Deer Hunting Basics
Today, we are going to learn Deer Hunting Basics. Deer hunting is as old as civilization and provided our ancestors with a source of lean protein as well as material for clothing and shelter. The last 100 years has seen a shift away from hunting deer out of necessity into one of sport and keeping our hunting skills sharp, a tribute to those ancient humans.
It’s a stretch even to attempt to cover how to hunt deer in such a small amount of space, but we are going to lay out the basics of deer hunting for those looking to begin a lifelong pursuit. Before we begin, I found an awesome deer hunting video for beginners. So go ahead, grab a drink, sit back and watch the video and enjoy!
How to Hunt Whitetail Deer – Hunting Rifle Buck Season in Pennsylvania 2016
As we will discuss, the practice of utilizing everything a deer has to offer has seen a renaissance in the hunting world, a trend we hope continues. Everyone knows what to do with the meat, but an often- underutilized part of the deer is the hide. In this chapter, we will also take a look at the steps to correctly tan a whole deer hide.
Deer Hunting Safety Tips
Deer Hunting Essentials List
Deer Hunting Basics
We’re going to go into this with the assumption that you understand the basic gear involved with deer hunting. You know, the gun or bow and camo. What we want to outline in this first section are the basics of locating deer, understanding their behavior, and how you go about finding and setting up for a harvest.
What Deer Need
Having a basic understanding of what deer need to survive allows you to make your initial scouting much more efficient.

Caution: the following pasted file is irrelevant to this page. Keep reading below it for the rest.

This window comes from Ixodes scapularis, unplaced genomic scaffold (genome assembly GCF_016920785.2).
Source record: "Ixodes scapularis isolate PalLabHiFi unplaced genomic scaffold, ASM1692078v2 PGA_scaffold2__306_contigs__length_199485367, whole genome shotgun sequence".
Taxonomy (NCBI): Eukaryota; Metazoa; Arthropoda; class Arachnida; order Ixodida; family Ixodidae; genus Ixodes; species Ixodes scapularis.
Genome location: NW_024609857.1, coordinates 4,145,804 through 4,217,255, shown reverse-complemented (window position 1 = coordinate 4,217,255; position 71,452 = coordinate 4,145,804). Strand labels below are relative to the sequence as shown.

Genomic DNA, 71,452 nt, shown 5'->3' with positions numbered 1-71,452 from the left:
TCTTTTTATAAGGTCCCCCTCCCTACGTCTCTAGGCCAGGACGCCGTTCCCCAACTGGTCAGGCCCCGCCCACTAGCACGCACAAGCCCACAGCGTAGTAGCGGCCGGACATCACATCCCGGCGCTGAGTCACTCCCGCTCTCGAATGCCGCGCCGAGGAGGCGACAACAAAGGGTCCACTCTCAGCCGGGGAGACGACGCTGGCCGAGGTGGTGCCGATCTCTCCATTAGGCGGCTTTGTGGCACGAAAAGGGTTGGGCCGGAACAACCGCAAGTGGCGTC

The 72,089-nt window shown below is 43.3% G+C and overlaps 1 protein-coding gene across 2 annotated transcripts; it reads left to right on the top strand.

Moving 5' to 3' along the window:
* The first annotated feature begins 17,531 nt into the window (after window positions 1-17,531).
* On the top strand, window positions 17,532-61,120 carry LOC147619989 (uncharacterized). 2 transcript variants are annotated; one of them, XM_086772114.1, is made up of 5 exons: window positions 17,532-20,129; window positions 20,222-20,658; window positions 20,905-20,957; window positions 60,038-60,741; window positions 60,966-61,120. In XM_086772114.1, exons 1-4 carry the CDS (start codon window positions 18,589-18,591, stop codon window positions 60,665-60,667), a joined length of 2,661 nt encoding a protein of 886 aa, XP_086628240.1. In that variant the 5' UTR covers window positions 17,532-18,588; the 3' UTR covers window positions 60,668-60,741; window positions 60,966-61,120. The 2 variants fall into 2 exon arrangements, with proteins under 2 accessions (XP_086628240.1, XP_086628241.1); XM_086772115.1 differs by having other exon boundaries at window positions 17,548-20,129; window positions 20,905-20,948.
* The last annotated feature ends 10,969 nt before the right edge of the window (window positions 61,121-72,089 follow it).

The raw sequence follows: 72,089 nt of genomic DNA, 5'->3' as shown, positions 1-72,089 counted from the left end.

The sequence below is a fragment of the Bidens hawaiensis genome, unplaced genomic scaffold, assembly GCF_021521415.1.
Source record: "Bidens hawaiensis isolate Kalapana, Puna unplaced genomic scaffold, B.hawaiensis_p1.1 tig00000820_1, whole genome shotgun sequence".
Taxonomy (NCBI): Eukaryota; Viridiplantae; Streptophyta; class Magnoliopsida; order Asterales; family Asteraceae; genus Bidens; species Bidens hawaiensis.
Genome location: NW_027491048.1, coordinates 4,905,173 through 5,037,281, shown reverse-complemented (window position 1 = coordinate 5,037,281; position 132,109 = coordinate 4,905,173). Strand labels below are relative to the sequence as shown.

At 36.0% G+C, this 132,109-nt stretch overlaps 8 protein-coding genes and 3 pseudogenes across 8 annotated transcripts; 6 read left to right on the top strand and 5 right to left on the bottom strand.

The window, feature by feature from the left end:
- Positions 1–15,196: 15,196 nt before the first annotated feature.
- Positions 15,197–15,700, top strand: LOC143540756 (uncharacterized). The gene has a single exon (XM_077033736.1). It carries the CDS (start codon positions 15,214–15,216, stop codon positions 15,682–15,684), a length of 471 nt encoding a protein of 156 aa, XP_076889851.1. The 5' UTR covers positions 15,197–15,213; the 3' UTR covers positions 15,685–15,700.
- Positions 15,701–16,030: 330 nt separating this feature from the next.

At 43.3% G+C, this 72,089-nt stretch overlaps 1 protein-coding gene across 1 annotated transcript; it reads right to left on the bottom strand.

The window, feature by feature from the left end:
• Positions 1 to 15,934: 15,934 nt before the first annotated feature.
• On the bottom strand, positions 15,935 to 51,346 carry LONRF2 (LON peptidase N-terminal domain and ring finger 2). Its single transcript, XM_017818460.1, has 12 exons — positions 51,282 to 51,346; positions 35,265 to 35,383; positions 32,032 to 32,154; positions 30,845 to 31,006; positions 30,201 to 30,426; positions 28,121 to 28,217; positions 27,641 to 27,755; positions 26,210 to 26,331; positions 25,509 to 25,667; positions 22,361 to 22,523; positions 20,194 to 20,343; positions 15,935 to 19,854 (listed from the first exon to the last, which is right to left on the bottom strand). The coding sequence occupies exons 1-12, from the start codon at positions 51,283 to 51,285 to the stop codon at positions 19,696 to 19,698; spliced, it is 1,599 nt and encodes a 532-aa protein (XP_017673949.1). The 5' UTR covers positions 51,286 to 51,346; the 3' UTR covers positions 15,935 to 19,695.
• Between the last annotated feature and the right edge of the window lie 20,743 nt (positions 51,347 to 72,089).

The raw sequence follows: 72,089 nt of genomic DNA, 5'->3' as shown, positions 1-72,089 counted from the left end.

So, what do deer need to survive?
Water is of course, essential for all living creatures on Earth, deer included. Deer normally do not have large home ranges and generally will stay around a five mile or less radius. If you can find a water source such as a pond or creek, there is going to be a deer population in the area.
One of the first steps to scouting an area and determining where deer traffic is found is to determine food sources in the area. If there are crops in the area, you can bet that there will be deer feeding in those areas consistently early in the season and up to rut.
Deer also feed heavily on browse, such as woody plants, as well as mast (nuts and fruits). All of these foods are going to attract deer and during the early and late season, should be your focus point and branching out from there to find deer.
Deer also need a form of shelter. This often in the form of heavier brush or thickets where they can escape from predators. These areas are also places deer like to bed down. You will often find deer holding, especially in the colder winter months, on the southeast side of embankments or land rises which protect them from brutal winds.
If you can nail down these three requirements from scouting and maps, you can be confident that you will be in an area that is patrolled by deer.
When Deer Move
Understanding when deer are the most active allow you to be in the woods during these times. For just about any time during the year, especially during the season, deer are usually going to be more active at night making the best times to hunt them early in the morning, when they are moving back to bed, and late in the afternoon when they are moving to begin eating.
This is not always the case as there have been thousands of deer taken in the middle of the day. Regarding activity though, early daylight hours and the last two hours of shooting light have the highest deer activities.
Things can change during the peak of the deer mating season, the rut, where deer are moving just about at all hours of the day.
The most important aspect is not only understanding when deer are moving but their routes. Deer are creature of habit and will often hold to the same travel lanes if not disturbed.
Scouting before the season and looking for tracks and scat in areas where there is a noticeable path through the woods or vegetation will give you a decent idea of these travel lanes and can be extrapolated to feeding and bedding areas.